Judge rules overdraft class action suit against Digital FCU can proceed
A federal judge in Massachusetts has rejected a request to dismiss a class action suit regarding overdraft fees at $8.5 billion-asset Digital Federal Credit Union.
The Marlborough, Mass.-based institution is charged in a June 15 complaint with assessing improper overdraft fees, one of several recent credit unions to be hit with such lawsuits. The plaintiff, named in court paperwork as Brandi Salls, alleges that she was charged a $30 overdraft fee for a Dec. 2014 Amazon purchase in the amount of $37.18 when her account held a positive balance of $311.15. She further alleges that DFCU charged her another $30 fee on a $27.97 purchase that same month when her account balance was $253.58.
Salls is joined by 100 other unnamed defendants seeking monetary damages, restitution and injunctive relief.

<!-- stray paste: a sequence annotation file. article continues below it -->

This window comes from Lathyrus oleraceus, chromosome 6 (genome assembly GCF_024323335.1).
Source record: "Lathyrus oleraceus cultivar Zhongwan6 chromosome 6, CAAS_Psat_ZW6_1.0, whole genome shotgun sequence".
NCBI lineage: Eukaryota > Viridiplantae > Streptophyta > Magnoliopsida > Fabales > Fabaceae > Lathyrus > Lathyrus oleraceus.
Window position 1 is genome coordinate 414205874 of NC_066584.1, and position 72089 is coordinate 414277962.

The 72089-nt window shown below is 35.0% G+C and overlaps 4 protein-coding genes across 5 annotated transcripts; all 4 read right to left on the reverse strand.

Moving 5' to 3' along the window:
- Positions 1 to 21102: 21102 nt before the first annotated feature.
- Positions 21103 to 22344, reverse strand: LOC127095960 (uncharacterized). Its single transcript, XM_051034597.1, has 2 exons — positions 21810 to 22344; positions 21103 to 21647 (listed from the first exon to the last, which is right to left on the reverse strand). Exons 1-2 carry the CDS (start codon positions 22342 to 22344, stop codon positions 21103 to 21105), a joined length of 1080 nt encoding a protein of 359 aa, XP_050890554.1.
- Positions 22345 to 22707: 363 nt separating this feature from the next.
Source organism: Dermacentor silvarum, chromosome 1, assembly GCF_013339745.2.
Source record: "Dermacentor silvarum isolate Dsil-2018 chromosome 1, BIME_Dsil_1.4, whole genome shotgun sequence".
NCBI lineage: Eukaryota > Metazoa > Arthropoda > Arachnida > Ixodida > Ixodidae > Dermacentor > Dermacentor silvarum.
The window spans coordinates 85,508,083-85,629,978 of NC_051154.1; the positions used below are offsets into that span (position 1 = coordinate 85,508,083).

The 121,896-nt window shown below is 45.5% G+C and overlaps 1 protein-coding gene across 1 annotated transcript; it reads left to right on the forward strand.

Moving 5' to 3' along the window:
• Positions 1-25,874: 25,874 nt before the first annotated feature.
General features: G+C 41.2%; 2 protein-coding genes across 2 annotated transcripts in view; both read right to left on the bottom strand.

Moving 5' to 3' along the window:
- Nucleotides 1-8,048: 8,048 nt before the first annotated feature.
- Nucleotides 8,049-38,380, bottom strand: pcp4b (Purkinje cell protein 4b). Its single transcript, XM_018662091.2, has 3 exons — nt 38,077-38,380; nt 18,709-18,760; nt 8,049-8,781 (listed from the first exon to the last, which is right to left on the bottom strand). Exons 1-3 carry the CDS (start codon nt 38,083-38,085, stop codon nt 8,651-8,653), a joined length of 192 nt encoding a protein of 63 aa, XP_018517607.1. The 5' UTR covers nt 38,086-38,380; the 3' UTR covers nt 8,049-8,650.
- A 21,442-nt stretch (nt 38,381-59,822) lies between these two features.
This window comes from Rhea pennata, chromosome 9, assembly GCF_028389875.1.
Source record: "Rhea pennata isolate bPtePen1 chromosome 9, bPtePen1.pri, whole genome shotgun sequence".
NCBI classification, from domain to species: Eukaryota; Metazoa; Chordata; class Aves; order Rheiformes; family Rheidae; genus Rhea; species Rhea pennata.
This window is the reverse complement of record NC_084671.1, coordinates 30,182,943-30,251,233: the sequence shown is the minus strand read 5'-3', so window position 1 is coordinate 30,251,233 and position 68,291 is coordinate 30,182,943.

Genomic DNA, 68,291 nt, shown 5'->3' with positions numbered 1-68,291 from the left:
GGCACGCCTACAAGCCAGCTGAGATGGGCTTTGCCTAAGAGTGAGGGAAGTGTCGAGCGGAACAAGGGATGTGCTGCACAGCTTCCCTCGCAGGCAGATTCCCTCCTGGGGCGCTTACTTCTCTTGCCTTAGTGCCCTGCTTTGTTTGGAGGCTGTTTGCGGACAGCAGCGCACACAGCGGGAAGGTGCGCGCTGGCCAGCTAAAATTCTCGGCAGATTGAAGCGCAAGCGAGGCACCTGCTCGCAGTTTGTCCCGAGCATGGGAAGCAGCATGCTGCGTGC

The plaintiffs claim DFCU “failed to describe its actual overdraft service in its Opt-In Contract” and alleges the credit union charges unusual and unfairly high overdraft fees.
Of the six counts in the complaint, the court dismissed charges of unjust enrichment, though four counts remain, including alleged breach of contract, breach of implied duty of good faith and fair dealing, and violation of the Electronic Funds Transfers Act.
The Digital FCU suit follows similar instances at Apple FCU and Envision CU and calls from potential 2020 Democratic presidential candidates Cory Booker and Sherrod Brown for lawmakers to crack down on overdraft fees.
A 2015 study conducted by Moebs $ervices found that the median overdraft fee charged by credit unions was not statistically significantly less than the median overdraft fees charged by banks.